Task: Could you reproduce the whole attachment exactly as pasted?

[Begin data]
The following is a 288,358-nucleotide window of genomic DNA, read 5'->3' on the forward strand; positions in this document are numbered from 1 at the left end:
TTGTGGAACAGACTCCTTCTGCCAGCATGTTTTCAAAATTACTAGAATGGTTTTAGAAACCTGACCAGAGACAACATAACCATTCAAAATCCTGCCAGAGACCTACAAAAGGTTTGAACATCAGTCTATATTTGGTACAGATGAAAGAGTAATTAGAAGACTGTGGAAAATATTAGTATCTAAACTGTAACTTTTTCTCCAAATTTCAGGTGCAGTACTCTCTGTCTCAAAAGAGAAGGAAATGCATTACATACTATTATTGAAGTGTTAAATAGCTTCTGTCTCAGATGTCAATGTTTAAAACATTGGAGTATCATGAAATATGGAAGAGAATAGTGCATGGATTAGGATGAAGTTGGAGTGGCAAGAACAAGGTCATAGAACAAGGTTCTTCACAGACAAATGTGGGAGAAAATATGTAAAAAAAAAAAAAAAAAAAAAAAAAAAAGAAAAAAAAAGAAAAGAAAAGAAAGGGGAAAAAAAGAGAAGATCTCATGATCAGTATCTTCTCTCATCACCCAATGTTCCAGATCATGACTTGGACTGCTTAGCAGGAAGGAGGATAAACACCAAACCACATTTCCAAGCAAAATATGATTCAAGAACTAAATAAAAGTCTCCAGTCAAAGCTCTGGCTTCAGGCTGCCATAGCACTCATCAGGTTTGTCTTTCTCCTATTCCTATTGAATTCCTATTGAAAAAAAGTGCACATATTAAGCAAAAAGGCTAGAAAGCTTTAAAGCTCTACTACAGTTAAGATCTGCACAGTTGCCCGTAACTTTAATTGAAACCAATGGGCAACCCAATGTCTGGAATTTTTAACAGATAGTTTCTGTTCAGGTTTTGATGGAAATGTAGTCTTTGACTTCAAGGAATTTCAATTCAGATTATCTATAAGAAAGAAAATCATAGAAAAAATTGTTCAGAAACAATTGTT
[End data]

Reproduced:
The following is a 288,358-nucleotide window of genomic DNA, read 5'->3' on the forward strand; positions in this document are numbered from 1 at the left end:
TTGTGGAACAGACTCCTTCTGCCAGCATGTTTTCAAAATTACTAGAATGGTTTTAGAAACCTGACCAGAGACAACATAACCATTCAAAATCCTGCCAGAGACCTACAAAAGGTTTGAACATCAGTCTATATTTGGTACAGATGAAAGAGTAATTAGAAGACTGTGGAAAATATTAGTATCTAAACTGTAACTTTTTCTCCAAATTTCAGGTGCAGTACTCTCTGTCTCAAAAGAGAAGGAAATGCATTACATACTATTATTGAAGTGTTAAATAGCTTCTGTCTCAGATGTCAATGTTTAAAACATTGGAGTATCATGAAATATGGAAGAGAATAGTGCATGGATTAGGATGAAGTTGGAGTGGCAAGAACAAGGTCATAGAACAAGGTTCTTCACAGACAAATGTGGGAGAAAATATGTAAAAAAAAAAAAAAAAAAAAAAAAAAAAGAAAAAAAAAGAAAAGAAAAGAAAGGGGAAAAAAAGAGAAGATCTCATGATCAGTATCTTCTCTCATCACCCAATGTTCCAGATCATGACTTGGACTGCTTAGCAGGAAGGAGGATAAACACCAAACCACATTTCCAAGCAAAATATGATTCAAGAACTAAATAAAAGTCTCCAGTCAAAGCTCTGGCTTCAGGCTGCCATAGCACTCATCAGGTTTGTCTTTCTCCTATTCCTATTGAATTCCTATTGAAAAAAAGTGCACATATTAAGCAAAAAGGCTAGAAAGCTTTAAAGCTCTACTACAGTTAAGATCTGCACAGTTGCCCGTAACTTTAATTGAAACCAATGGGCAACCCAATGTCTGGAATTTTTAACAGATAGTTTCTGTTCAGGTTTTGATGGAAATGTAGTCTTTGACTTCAAGGAATTTCAATTCAGATTATCTATAAGAAAGAAAATCATAGAAAAAATTGTTCAGAAACAATTGTT